Philatelic Society talk.
The evenings display was entitled "A Dutch Evening". John explained that the Dutch were great colonisers and this evening he would be presenting material relating to both the Dutch West Indies and the Dutch East Indies.
He then gave a brief background to his display. H said Dutch West Indies consisted of a group of islands in the Caribbean Sea, consisting of Curacao, Aruba, Bonaire, Saba, St. Eustatius, Surinam and part of St. Maarten.
His first sheets displayed pre-stamp letters dated 1696, 1697 and 1745, from Curacao to Holland and Surinam to Holland. A cover from 1880 from the West Indies Mail Company was displayed and a rare cover from Bonaire to Bangor, Maine, USA.
Surinam was subject to several changes of governing countries. It was a Netherlands possession from 1667. From 1799-1802 it was occupied by the British, then France occupied it, then again, the British from 1804-16, and finally back to the Dutch. Material, (some of it very rare), relating to all of these changes, were displayed.
In 1873 Surinam was renamed Suriname and definitive stamps of this period were displayed as were some early registered covers. In 1948 Curacao became an autonomous part of Union of the Netherlands and became part of the Netherlands Antilles along with Suriname. John then moved onto the Dutch East Indies, a much larger and complex group, consisting of thousands of islands in the East Indian Archipelago.
He said that they had been occupied by the Dutch since 1596. Being particularly important after the establishment of the Dutch East India Company in 1602. After the dissolution of the Company in 1798 the area had been governed by the Netherlands and some rare pre-stamp items were displayed. Maritime mail of the 1870s were displayed with many handstamps belonging to the some of the 200 ships that sailed between the Pacific, Atlantic and Indian Oceans, plus the Mediterranean Sea.
Registered covers from Java, Indonesia, Singapore and Sumatra were shown. Also, some early Military mail from 1870 that covered the period of the Aceh War of 1873 between the Sultanate of Aceh, (who wanted independence) and the Dutch. The Dutch East Indies were occupied by the Japanese during WWII and Censorship covers were displayed along with Internee mail from the many camps set-up by the Japanese. Postal stationery cards from some of the internees were also displayed.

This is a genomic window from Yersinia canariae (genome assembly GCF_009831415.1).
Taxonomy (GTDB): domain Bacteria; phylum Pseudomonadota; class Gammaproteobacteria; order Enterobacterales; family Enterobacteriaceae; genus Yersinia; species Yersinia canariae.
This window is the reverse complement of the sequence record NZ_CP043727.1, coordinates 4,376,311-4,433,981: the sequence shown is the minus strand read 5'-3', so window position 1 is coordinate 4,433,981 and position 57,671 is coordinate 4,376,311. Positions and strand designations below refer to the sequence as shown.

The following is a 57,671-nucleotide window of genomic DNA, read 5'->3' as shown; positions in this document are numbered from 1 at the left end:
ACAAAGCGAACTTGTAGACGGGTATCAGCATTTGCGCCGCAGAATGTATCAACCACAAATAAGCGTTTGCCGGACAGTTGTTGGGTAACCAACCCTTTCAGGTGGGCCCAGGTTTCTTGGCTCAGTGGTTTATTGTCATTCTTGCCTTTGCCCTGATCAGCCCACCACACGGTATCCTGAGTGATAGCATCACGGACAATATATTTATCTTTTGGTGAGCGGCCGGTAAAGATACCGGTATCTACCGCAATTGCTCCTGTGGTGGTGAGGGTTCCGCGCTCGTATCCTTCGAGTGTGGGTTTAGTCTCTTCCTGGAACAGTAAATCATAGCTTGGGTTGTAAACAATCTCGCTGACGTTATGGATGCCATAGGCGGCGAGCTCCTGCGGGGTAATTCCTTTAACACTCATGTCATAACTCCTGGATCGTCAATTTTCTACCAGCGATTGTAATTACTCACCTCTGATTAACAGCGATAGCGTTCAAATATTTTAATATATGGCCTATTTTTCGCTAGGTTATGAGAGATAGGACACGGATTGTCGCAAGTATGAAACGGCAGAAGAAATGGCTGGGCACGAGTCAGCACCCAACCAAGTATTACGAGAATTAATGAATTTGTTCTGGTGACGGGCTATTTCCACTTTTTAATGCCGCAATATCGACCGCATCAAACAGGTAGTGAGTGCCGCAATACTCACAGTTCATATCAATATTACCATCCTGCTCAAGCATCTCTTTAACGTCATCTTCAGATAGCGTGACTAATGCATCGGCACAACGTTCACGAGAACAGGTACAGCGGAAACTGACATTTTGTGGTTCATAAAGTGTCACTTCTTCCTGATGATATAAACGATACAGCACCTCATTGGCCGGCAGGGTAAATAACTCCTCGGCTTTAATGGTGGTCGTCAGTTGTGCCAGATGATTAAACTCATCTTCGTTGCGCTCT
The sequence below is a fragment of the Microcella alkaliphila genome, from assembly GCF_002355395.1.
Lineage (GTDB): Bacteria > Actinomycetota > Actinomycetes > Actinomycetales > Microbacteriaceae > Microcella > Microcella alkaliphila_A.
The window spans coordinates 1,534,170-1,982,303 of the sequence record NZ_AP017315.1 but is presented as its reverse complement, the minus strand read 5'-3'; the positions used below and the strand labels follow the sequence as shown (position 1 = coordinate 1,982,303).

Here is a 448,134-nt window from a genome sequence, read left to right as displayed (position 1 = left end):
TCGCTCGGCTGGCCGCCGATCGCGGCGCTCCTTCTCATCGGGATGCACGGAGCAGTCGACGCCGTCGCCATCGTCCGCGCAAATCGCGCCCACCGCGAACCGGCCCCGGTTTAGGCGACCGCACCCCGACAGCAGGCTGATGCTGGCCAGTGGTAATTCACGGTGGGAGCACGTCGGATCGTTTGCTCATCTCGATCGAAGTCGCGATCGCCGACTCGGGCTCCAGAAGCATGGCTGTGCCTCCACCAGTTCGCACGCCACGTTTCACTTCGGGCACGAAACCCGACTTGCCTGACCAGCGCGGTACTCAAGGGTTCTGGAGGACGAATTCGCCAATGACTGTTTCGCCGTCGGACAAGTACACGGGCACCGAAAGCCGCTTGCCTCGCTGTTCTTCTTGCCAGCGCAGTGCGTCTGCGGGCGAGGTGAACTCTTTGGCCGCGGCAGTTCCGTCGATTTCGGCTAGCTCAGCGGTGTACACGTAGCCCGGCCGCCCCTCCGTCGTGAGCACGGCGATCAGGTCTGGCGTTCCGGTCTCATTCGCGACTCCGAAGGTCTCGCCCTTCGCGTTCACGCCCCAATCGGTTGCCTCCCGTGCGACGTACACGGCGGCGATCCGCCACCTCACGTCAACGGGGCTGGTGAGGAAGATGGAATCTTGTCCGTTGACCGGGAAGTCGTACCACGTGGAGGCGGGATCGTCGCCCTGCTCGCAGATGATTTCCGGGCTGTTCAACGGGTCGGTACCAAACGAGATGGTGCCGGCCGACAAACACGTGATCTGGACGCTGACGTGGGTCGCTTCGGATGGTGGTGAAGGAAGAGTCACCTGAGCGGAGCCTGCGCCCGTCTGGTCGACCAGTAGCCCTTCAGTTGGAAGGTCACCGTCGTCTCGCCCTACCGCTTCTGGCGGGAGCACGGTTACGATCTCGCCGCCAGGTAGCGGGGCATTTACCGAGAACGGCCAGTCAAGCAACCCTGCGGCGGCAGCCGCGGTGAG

After the war, it was chaos, with many letters not reaching their destination and being returned. Items of returned mail being displayed together with letters from the internees. Many unusual items were then displayed by John. They included, a list of items dropped by parachute to the internees at the end of WWII. Burma Railway POW cards and Red Cross items were evident, as was mail issued during the war by various camps, each one having their own postmarks, some of these were on display.
He ended with a display of miscellaneous items, that included postcards showing the photographs of numerous ships that were used by the postal services during the 1920s, an "Advice of Receipt of a Registered envelope", an unusual Red Registered label, plus hand-made registration labels and advertising cards.
Garth Taylor, the Loughborough president, gave the vote-of-thanks- on behalf of the members present. He said that not only had we been treated to a wonderful display, but it had been educational as well and congratulated John on his research and knowledge of the subject and looked forward to possibly another visit from him in the near future.
The next meeting will be on Thursday, May 10, when Mr. S. Harrison will present G.B. Registered Mail. RFT
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|Publication:||Loughborough Echo (Loughborough, England)|
|Date:||May 9, 2018|
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